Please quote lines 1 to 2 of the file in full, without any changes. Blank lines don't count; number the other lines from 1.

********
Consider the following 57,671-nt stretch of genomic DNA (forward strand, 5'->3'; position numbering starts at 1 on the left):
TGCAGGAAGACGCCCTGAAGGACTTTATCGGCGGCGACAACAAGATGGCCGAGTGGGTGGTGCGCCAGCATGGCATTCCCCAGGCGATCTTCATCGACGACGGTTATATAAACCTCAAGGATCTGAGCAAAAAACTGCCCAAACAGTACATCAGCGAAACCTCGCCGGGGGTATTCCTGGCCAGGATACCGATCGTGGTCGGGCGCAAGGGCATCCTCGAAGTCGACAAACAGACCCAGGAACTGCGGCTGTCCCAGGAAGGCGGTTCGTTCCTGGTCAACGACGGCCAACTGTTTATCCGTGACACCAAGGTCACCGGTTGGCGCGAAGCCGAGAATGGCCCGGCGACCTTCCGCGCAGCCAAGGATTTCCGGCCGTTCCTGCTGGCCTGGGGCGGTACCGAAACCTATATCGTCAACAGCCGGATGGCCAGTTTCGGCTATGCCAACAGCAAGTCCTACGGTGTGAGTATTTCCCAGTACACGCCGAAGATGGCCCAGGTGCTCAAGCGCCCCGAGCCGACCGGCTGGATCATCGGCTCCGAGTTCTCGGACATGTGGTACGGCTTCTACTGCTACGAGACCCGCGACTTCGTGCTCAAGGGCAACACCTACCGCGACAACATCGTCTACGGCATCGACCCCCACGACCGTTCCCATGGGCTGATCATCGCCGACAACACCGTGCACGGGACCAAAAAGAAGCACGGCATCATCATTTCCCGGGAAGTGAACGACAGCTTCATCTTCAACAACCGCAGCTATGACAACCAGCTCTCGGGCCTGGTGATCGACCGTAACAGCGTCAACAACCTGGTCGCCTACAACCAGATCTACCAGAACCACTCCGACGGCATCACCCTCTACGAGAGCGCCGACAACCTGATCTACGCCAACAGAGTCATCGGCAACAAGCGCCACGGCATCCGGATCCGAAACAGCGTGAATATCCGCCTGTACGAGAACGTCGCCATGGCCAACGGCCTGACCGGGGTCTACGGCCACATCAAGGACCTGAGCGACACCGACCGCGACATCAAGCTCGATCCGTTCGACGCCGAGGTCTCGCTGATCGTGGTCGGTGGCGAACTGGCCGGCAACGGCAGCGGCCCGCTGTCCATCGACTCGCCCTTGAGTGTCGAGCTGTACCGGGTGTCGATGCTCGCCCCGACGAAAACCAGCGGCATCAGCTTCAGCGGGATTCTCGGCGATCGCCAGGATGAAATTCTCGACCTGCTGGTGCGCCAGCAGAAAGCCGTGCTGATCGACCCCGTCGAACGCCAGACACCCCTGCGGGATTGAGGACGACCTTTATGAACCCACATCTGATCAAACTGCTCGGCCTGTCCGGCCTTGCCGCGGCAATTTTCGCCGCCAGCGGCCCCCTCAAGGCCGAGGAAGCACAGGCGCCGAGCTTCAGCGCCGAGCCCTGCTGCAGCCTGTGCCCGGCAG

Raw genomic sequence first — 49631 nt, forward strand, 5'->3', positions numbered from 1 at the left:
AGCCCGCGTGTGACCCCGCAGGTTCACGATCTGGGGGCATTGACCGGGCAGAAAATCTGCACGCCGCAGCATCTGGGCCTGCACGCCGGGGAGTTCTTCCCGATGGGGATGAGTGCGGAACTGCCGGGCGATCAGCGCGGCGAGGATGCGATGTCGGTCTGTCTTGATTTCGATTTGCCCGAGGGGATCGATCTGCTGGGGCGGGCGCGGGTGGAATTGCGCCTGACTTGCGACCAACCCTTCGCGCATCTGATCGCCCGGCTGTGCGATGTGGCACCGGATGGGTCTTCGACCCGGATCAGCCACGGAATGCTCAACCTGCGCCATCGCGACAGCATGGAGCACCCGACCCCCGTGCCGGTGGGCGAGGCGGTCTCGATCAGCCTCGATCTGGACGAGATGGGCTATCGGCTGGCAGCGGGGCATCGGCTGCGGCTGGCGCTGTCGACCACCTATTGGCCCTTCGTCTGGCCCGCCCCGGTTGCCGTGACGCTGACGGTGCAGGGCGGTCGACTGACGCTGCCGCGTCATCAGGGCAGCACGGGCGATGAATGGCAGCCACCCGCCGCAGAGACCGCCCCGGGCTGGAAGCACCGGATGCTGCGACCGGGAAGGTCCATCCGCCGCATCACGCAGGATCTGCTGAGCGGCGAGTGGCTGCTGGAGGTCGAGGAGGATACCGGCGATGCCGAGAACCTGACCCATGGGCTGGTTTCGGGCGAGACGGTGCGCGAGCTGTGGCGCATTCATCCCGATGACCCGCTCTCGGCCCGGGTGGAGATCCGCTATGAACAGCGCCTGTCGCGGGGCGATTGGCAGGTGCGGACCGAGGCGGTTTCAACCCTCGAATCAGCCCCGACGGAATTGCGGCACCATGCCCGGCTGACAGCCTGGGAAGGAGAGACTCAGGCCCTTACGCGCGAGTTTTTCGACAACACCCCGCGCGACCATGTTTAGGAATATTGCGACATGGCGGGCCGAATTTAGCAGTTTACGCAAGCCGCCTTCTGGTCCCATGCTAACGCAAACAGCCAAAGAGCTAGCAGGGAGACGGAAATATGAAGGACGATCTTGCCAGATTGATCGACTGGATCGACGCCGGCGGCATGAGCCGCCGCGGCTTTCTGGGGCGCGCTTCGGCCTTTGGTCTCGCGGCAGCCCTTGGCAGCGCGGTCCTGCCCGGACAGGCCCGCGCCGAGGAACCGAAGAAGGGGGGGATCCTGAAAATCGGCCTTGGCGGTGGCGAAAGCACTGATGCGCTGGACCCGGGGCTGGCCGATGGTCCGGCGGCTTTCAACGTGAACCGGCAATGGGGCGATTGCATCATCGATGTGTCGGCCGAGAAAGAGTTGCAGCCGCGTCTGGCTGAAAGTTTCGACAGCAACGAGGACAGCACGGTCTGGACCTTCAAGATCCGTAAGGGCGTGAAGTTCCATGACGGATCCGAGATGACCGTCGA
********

Consider the following 57,671-nt stretch of genomic DNA (forward strand, 5'->3'; position numbering starts at 1 on the left):
TGCAGGAAGACGCCCTGAAGGACTTTATCGGCGGCGACAACAAGATGGCCGAGTGGGTGGTGCGCCAGCATGGCATTCCCCAGGCGATCTTCATCGACGACGGTTATATAAACCTCAAGGATCTGAGCAAAAAACTGCCCAAACAGTACATCAGCGAAACCTCGCCGGGGGTATTCCTGGCCAGGATACCGATCGTGGTCGGGCGCAAGGGCATCCTCGAAGTCGACAAACAGACCCAGGAACTGCGGCTGTCCCAGGAAGGCGGTTCGTTCCTGGTCAACGACGGCCAACTGTTTATCCGTGACACCAAGGTCACCGGTTGGCGCGAAGCCGAGAATGGCCCGGCGACCTTCCGCGCAGCCAAGGATTTCCGGCCGTTCCTGCTGGCCTGGGGCGGTACCGAAACCTATATCGTCAACAGCCGGATGGCCAGTTTCGGCTATGCCAACAGCAAGTCCTACGGTGTGAGTATTTCCCAGTACACGCCGAAGATGGCCCAGGTGCTCAAGCGCCCCGAGCCGACCGGCTGGATCATCGGCTCCGAGTTCTCGGACATGTGGTACGGCTTCTACTGCTACGAGACCCGCGACTTCGTGCTCAAGGGCAACACCTACCGCGACAACATCGTCTACGGCATCGACCCCCACGACCGTTCCCATGGGCTGATCATCGCCGACAACACCGTGCACGGGACCAAAAAGAAGCACGGCATCATCATTTCCCGGGAAGTGAACGACAGCTTCATCTTCAACAACCGCAGCTATGACAACCAGCTCTCGGGCCTGGTGATCGACCGTAACAGCGTCAACAACCTGGTCGCCTACAACCAGATCTACCAGAACCACTCCGACGGCATCACCCTCTACGAGAGCGCCGACAACCTGATCTACGCCAACAGAGTCATCGGCAACAAGCGCCACGGCATCCGGATCCGAAACAGCGTGAATATCCGCCTGTACGAGAACGTCGCCATGGCCAACGGCCTGACCGGGGTCTACGGCCACATCAAGGACCTGAGCGACACCGACCGCGACATCAAGCTCGATCCGTTCGACGCCGAGGTCTCGCTGATCGTGGTCGGTGGCGAACTGGCCGGCAACGGCAGCGGCCCGCTGTCCATCGACTCGCCCTTGAGTGTCGAGCTGTACCGGGTGTCGATGCTCGCCCCGACGAAAACCAGCGGCATCAGCTTCAGCGGGATTCTCGGCGATCGCCAGGATGAAATTCTCGACCTGCTGGTGCGCCAGCAGAAAGCCGTGCTGATCGACCCCGTCGAACGCCAGACACCCCTGCGGGATTGAGGACGACCTTTATGAACCCACATCTGATCAAACTGCTCGGCCTGTCCGGCCTTGCCGCGGCAATTTTCGCCGCCAGCGGCCCCCTCAAGGCCGAGGAAGCACAGGCGCCGAGCTTCAGCGCCGAGCCCTGCTGCAGCCTGTGCCCGGCAG